- LT: November 20, 1864 Henry F. Young (7th Wisconsin)
- LT: November 23, 1864 Henry F. Young (7th Wisconsin)
- SOPO Editor’s Note: The Norfolk & Petersburg Railroad ran, naturally enough, from Petersburg to Norfolk, Virginia. It had ceased to be a viable supply line the moment the Union army approached from the east, and now the railroad line crossed both lines of fortifications on its way into the Cockade City. ↩
- SOPO Editor’s Note: The James River allowed the Union Army to be supplied by sea rather than railroads, though by the end of the Siege of Petersburg a military railroad would be built as well. Grant’s headquarters was at City Point, Virginia, which was transformed into a major port during the Siege and functioned as the supply hub for the two Union armies operating against Richmond and Petersburg. ↩
- SOPO Editor’s Note: Young is discussing the last days’ fighting at the Second Battle of Petersburg on June 18, 1864, in which the 7th Wisconsin took part. ↩
- SOPO Editor’s Note: Using Steven Newton’s method for converting effectives to Present for Duty strength, we take (130/.93) x 1.065=~149 officers and men present for duty. ↩
- SOPO Editor’s Note: “Wis 100 day Men” refers to units which were mustered into service to serve for only 100 days, often due to a state of emergency. Looking at Dyer’s Compendium Online at Wisconsin infantry regiments, it looks like Young was referring to the men belonging to the 39th, 40th, and 41st Wisconsin regiments, all of which were 100 day units and which disbanded in September 1864. ↩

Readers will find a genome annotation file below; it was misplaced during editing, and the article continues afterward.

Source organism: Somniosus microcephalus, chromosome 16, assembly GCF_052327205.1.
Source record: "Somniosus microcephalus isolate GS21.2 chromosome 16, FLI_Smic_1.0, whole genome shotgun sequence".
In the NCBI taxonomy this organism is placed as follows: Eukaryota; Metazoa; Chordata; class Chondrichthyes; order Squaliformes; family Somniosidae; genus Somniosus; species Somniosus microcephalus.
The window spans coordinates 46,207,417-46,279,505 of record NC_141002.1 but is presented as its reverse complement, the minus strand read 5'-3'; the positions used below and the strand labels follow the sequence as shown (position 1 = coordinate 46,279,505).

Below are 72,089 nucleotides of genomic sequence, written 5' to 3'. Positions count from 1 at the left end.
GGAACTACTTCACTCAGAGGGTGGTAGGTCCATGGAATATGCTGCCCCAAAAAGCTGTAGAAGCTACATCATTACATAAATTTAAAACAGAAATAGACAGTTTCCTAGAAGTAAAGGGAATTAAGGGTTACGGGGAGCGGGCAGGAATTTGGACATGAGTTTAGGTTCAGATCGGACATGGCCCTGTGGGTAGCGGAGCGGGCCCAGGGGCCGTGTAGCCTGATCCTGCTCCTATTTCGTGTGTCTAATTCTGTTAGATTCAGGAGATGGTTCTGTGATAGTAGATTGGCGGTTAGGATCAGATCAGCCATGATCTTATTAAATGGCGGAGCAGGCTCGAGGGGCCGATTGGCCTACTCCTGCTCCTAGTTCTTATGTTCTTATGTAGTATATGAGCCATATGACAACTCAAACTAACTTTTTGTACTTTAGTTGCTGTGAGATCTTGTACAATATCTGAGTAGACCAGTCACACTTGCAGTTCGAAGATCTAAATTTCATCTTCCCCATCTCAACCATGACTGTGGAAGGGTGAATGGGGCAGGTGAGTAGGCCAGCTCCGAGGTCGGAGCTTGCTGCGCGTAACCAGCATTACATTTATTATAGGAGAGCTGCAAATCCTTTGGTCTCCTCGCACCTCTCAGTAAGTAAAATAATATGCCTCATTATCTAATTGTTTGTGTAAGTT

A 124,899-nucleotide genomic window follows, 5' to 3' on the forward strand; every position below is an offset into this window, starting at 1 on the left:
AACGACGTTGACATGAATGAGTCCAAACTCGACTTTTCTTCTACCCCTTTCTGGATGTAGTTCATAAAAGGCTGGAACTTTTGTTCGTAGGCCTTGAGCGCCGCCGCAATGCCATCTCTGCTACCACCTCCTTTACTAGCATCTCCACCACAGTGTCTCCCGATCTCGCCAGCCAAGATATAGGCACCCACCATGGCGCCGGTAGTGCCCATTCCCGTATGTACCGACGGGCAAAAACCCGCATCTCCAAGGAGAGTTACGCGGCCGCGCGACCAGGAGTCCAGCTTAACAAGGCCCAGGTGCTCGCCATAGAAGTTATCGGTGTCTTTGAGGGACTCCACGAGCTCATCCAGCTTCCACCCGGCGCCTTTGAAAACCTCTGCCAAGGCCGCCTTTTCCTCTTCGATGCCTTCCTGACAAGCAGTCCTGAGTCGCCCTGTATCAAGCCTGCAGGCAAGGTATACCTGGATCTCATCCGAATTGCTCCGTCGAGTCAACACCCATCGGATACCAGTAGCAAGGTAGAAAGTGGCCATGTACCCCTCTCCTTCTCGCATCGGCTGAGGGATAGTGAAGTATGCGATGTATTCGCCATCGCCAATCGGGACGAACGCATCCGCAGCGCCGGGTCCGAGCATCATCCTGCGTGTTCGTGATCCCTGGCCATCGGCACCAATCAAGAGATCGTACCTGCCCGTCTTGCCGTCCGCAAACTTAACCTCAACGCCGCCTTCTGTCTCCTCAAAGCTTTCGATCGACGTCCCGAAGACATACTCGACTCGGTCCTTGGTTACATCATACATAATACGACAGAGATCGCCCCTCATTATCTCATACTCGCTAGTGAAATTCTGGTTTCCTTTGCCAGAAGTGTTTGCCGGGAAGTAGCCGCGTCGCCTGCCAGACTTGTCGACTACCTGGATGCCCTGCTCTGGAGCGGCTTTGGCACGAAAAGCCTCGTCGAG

- SOPO Editor’s Note: Young appears to have some unit pride at the army level, and holds his adversaries in the Army of Northern Virginia as formidable adversaries. He is saying that the men of the ANV and his own Army of the Potomac were superior to the “lesser” units in the Union Army of the James under army commander Benjamin Butler and Corps commanders William F. “Baldy” Smith and Quincy Gillmore; as well as the Confederate units in P. G. T. Beauregard’s Department of North Carolina and Southern Virginia. Breckinridge had gone back to the Shenandoah Valley with Jubal Early’s Second Corps, though at the time he was writing, Young had no way to know this just yet. ↩
- SOPO Editor’s Note: Young is referring to the Wilson-Kautz Raid of late June 1864, in which two Union cavalry divisions rode well behind Confederate lines, trying to burn the railroads supplying Richmond and Petersburg. After doing moderate damage and behaving badly in destroying civilian property, the two Union Cavalry divisions were nearly trapped and destroyed at Reams Station on June 29, 1864, only two days after Young wrote this letter. ↩
- SOPO Editor’s Note: A US Military Railroad was indeed built from the Union supply center at City Point down the Union lines surrounding Petersburg. Both troops and supplies could be quickly shifted to varous points on the line. Stations named after Union army commander George Gordon Meade as well as Union Corps commanders popped up along this railroad. ↩
- Young, Henry F. “Laying about loose one & half Miles from Petersburg Va.” Received by Dear Father, One and a Half Miles from Petersburg, Va, 27 June 1864, Petersburg, VA. ↩